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PIER 1998 Annual Report Cover

1998 Annual Report
Concerning the
Public Interest Energy Research (PIER) Program


Publication Number: P500-99-004
Date Released: March 1999

The executive summary of this report is available below. This publication can be downloaded in its entirety as an Adobe Acrobat Portable Document Format file. In order to download, navigate and print this PDF file, you will need a copy of the free Acrobat Reader software installed in and configured for your computer. The software can be downloaded from Adobe Systems Incorporated's Web Site.






EXECUTIVE SUMMARY

I. Background Regarding the PIER Program

Before the restructuring of California's electricity industry in 1996, ratepayer-funded energy-related research, development and demonstration (RD&D) projects were primarily conducted by the state's regulated utilities, and energy-related public interest RD&D was a key component of the rate structure mandated by the California Public Utilities Commission (CPUC) for the investor-owned utilities (IOUs). During this period, California led the nation in developing and deploying a wide range of innovative energy technologies and services that were environmentally sound and saved ratepayers billions of dollars through improved generation and/or end- use efficiencies.

In 1996, California significantly restructured the electricity services industry in this state through the enactment of Assembly Bill (AB) 1890. In AB 1890 the Legislature expressly determined that those RD&D activities which serve a broader public interest "should not be lost in the transition to a more competitive environment." To ensure continued funding for energy- related public interest RD&D, the Legislature authorized the collection of a non-bypassable surcharge on the retail sale of electricity of at least $62.5 million annually to provide for these "public goods" efforts.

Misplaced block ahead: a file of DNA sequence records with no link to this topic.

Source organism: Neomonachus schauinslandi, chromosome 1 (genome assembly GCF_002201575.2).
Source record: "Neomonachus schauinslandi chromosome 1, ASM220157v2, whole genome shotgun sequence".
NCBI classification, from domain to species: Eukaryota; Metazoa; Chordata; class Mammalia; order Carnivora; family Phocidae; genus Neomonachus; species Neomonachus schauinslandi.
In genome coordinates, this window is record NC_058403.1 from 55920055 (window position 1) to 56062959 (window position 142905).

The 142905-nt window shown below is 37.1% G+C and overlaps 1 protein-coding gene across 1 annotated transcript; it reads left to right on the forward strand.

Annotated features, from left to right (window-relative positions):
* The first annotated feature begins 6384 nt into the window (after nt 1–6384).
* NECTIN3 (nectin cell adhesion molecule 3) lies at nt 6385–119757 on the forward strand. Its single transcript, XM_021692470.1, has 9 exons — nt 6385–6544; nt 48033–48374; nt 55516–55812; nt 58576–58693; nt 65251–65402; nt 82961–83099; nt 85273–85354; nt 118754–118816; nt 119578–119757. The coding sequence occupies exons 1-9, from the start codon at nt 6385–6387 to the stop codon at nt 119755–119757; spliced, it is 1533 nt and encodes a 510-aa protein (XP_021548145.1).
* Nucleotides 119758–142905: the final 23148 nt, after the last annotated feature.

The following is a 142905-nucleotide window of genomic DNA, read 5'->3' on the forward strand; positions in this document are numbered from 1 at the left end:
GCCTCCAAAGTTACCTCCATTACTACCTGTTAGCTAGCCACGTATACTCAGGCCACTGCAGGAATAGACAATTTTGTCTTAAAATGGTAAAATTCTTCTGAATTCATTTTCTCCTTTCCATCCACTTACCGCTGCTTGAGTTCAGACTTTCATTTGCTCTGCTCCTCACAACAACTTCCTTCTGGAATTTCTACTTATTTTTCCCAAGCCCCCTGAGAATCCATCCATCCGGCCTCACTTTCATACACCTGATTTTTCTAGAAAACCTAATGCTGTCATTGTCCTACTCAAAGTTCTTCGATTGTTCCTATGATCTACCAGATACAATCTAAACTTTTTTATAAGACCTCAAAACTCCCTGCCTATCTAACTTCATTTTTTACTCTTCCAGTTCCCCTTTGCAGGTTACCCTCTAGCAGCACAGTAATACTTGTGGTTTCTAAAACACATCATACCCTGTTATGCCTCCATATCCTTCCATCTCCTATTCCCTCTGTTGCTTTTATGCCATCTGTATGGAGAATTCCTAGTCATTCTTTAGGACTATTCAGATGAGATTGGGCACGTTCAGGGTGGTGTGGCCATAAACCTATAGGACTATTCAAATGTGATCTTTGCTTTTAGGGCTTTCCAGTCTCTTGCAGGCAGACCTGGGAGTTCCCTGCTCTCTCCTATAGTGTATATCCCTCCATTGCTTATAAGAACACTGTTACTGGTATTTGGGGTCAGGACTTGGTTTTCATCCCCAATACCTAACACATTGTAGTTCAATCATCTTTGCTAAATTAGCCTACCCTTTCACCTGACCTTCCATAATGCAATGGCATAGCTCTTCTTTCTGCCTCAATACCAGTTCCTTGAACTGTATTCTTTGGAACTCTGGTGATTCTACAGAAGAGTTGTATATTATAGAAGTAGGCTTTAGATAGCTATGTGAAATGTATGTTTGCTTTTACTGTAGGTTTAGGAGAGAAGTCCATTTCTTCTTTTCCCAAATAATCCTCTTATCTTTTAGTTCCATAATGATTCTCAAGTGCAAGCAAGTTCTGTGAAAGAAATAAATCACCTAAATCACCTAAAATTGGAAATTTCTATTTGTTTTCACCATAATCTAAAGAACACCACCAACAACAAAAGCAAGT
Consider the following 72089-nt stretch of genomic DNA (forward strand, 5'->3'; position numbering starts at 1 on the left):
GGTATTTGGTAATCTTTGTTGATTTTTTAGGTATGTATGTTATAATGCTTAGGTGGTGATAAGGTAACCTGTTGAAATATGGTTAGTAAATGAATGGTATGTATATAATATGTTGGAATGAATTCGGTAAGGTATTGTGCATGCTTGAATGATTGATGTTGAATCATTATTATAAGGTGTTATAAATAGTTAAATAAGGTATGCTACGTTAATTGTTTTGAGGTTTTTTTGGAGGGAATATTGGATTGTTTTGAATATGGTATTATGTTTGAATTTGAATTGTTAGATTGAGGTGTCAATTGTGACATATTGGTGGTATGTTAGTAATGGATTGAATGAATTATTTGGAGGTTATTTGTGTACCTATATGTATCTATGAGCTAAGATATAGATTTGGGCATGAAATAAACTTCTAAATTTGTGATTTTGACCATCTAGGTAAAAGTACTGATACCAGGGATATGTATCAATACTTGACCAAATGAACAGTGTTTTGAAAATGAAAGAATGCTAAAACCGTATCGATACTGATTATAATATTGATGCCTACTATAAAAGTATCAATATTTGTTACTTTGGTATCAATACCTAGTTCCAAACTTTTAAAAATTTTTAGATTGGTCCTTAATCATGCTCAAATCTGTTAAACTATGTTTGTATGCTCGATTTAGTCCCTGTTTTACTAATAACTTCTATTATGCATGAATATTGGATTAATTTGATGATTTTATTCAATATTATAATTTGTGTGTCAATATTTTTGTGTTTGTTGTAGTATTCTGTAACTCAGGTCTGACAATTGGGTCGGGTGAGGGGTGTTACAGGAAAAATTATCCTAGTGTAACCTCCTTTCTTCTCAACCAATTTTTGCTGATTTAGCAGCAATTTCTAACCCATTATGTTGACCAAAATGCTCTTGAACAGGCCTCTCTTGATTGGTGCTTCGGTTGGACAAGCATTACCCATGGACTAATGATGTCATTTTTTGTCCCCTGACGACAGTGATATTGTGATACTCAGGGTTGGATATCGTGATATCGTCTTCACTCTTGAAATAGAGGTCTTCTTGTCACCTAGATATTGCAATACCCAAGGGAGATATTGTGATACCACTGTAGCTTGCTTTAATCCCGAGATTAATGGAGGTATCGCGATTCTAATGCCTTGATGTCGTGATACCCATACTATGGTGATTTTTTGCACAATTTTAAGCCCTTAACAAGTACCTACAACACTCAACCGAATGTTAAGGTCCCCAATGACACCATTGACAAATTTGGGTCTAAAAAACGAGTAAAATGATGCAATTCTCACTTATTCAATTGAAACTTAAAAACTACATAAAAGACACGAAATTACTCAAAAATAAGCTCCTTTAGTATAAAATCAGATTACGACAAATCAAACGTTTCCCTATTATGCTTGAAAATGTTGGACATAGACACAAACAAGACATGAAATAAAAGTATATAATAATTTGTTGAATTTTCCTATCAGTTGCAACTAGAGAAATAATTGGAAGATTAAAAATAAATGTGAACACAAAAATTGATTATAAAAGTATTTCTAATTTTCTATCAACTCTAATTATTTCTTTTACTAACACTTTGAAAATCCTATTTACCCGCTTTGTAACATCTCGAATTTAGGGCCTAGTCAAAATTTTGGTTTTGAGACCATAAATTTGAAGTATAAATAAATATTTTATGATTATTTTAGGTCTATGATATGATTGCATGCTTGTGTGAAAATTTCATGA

Recognizing the California Energy Commission's longstanding and widely acknowledged leadership role in energy-related RD&D activities, the Legislature further directed the CPUC to transfer to the Energy Commission specified surcharge funds for this public interest energy research (PIER) program. In accordance with these directives, in 1997 the CPUC determined that from January 1, 1998 through December 31, 2001, at least $61.8 million annually will be transferred to the Energy Commission's PIER Program Trust Account. These funds will be used to support those public interest RD&D activities that would not otherwise be adequately funded by the competitive or regulated markets.